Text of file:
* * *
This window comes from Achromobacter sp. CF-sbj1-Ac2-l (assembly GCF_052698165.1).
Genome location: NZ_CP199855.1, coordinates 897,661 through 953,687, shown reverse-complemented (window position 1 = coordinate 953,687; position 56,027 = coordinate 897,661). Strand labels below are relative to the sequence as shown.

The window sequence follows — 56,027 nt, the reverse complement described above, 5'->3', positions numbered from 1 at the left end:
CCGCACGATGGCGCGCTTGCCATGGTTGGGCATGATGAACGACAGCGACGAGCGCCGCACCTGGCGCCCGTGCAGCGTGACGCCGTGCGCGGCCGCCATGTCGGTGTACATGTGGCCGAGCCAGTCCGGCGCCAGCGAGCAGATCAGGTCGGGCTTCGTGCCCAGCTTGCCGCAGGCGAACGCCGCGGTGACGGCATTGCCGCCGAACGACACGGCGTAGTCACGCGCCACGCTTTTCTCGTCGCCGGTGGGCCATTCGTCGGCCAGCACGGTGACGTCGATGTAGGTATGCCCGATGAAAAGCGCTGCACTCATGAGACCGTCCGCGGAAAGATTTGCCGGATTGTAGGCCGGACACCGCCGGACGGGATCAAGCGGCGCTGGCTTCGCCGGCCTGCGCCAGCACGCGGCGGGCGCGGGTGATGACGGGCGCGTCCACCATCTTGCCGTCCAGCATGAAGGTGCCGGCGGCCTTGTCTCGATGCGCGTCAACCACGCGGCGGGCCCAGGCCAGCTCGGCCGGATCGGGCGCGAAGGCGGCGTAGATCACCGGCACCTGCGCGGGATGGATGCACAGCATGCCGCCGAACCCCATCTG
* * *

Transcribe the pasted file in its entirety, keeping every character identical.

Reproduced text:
This window comes from Achromobacter sp. CF-sbj1-Ac2-l (assembly GCF_052698165.1).
Genome location: NZ_CP199855.1, coordinates 897,661 through 953,687, shown reverse-complemented (window position 1 = coordinate 953,687; position 56,027 = coordinate 897,661). Strand labels below are relative to the sequence as shown.

The window sequence follows — 56,027 nt, the reverse complement described above, 5'->3', positions numbered from 1 at the left end:
CCGCACGATGGCGCGCTTGCCATGGTTGGGCATGATGAACGACAGCGACGAGCGCCGCACCTGGCGCCCGTGCAGCGTGACGCCGTGCGCGGCCGCCATGTCGGTGTACATGTGGCCGAGCCAGTCCGGCGCCAGCGAGCAGATCAGGTCGGGCTTCGTGCCCAGCTTGCCGCAGGCGAACGCCGCGGTGACGGCATTGCCGCCGAACGACACGGCGTAGTCACGCGCCACGCTTTTCTCGTCGCCGGTGGGCCATTCGTCGGCCAGCACGGTGACGTCGATGTAGGTATGCCCGATGAAAAGCGCTGCACTCATGAGACCGTCCGCGGAAAGATTTGCCGGATTGTAGGCCGGACACCGCCGGACGGGATCAAGCGGCGCTGGCTTCGCCGGCCTGCGCCAGCACGCGGCGGGCGCGGGTGATGACGGGCGCGTCCACCATCTTGCCGTCCAGCATGAAGGTGCCGGCGGCCTTGTCTCGATGCGCGTCAACCACGCGGCGGGCCCAGGCCAGCTCGGCCGGATCGGGCGCGAAGGCGGCGTAGATCACCGGCACCTGCGCGGGATGGATGCACAGCATGCCGCCGAACCCCATCTG